Brazil's Itaqui port, the country's closest deepwater gateway to the Panama Canal, has projected a rise in 2017 shipping volumes thanks to a record grain harvest and development of a new northern farming frontier.
Most of Itaqui's export cargo arrives by train instead of roads. It is the deepest public port in Brazil, and its travel time to Europe and North America is seven days shorter than from rivals in the South.
Itaqui can handle minerals, grains, fertilizers, fuel and woodpulp consignments. Until recently, it was strategic to oil company Petroleo Brasileiro, which accessed its deepwater berth to import fuel in large vessels.
With a change in Petrobras' strategy causing its fuel transshipment activity to fall to almost zero, grains became even more crucial to Itaqui operations, Ted Lago, head of the state-owned company that controls the port, said in a telephone interview.
After Petrobras' move, overall 2016 cargo volumes dropped 23 percent as Itaqui's new grain terminal was still ramping up operations. A fall in grain output from the Matopiba region, Brazil's newest farming frontier in the north, also took its toll.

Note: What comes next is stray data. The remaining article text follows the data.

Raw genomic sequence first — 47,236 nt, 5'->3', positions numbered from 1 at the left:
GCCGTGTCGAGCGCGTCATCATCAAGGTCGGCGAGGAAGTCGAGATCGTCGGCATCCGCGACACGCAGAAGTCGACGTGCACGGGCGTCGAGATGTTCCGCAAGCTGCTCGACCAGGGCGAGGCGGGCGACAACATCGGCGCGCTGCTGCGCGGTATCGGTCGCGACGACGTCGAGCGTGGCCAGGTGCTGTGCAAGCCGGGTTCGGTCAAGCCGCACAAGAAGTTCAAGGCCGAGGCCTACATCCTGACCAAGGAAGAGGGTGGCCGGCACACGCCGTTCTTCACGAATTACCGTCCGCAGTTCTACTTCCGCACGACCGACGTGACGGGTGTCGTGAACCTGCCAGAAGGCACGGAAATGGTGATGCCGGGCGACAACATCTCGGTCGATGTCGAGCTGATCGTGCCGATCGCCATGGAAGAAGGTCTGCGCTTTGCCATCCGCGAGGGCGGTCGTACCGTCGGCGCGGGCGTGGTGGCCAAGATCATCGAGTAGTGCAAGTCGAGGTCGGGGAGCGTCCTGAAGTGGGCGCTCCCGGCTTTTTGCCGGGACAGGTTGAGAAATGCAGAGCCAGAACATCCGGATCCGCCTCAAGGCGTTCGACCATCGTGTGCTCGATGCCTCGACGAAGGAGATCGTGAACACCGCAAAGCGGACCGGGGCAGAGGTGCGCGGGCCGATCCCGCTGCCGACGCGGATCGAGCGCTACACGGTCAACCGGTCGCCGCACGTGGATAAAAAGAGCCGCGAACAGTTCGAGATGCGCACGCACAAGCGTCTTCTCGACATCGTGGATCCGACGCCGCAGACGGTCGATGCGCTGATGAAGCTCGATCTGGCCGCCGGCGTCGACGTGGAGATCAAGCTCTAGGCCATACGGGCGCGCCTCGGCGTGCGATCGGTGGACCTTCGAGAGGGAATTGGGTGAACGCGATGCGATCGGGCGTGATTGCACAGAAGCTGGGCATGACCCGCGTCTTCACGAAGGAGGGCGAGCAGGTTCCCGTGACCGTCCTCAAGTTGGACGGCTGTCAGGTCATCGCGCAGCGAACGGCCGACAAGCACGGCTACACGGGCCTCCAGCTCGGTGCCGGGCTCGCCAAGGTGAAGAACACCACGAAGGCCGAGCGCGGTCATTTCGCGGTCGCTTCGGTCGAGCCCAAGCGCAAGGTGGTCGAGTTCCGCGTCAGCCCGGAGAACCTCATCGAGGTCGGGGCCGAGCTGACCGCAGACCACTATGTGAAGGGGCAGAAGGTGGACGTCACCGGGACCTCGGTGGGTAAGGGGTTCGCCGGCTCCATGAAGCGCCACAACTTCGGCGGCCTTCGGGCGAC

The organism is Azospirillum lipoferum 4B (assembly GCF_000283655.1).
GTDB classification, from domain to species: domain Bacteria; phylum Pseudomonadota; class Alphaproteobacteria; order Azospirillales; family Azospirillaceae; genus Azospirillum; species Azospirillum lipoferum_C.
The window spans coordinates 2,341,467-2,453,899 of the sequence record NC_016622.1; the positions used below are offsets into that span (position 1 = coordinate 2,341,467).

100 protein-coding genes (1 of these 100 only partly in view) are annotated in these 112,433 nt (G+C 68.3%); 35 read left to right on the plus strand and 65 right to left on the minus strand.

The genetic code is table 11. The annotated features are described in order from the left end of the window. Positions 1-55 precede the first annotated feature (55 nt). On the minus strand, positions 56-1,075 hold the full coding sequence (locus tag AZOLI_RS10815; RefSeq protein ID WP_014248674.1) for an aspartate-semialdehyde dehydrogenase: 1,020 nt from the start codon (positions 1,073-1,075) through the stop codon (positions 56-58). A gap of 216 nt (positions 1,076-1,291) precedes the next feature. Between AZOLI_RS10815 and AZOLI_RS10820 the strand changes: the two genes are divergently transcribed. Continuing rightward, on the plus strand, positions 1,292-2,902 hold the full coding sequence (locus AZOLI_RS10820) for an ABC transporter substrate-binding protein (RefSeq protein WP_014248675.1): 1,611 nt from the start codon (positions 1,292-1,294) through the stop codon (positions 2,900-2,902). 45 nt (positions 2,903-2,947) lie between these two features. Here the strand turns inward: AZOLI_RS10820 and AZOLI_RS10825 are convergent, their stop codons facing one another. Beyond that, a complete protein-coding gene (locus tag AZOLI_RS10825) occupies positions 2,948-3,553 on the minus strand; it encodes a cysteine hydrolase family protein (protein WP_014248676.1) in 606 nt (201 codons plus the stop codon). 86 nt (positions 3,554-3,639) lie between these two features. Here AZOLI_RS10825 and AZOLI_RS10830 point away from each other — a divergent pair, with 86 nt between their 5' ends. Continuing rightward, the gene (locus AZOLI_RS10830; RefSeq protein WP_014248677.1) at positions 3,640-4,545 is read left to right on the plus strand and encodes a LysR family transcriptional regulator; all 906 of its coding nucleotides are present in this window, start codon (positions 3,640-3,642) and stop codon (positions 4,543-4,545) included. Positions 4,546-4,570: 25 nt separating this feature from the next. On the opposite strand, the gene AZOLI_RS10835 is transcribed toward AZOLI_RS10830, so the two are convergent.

"This was a double blow for us," Lago said.
Yet as Matopiba recovered and Brazil harvested a record grain crop this year, total Itaqui volumes should rise 12.5 percent to 19 million tonnes, with grains making up 8 million tonnes, Lago said.
Recent regulatory challenges threatened Itaqui's ambition to become one of Brazil's best-run state ports.
After global firms like Louis Dreyfus Corp and Glencore International spent about $184 million to build a new grain terminal as part of a wider consortium, a regulatory limit set by port watchdog Antaq was imposed on the amount of grains an established operator, VLI Operações Portuárias SA, could move at Itaqui.
The cap, set at 2.4 million tonnes of soybeans and 90,000 tonnes of soymeal, was supposed to lure new private investors to Itaqui's new terminal at the expense of VLI, Lago said. Partly owned by miner Vale SA, VLI operates one of the two railroads serving Itaqui.
Until a consortium known as Tegram Operações Portuárias SA reaches full capacity by mid-2019, that limitation stands, Lago said. The cap was only loosened in September of 2016, after regulator Antaq defined that it excluded corn.
"The cap issue was like throwing gasoline on fire," Lago said.
Reporting by Ana Mano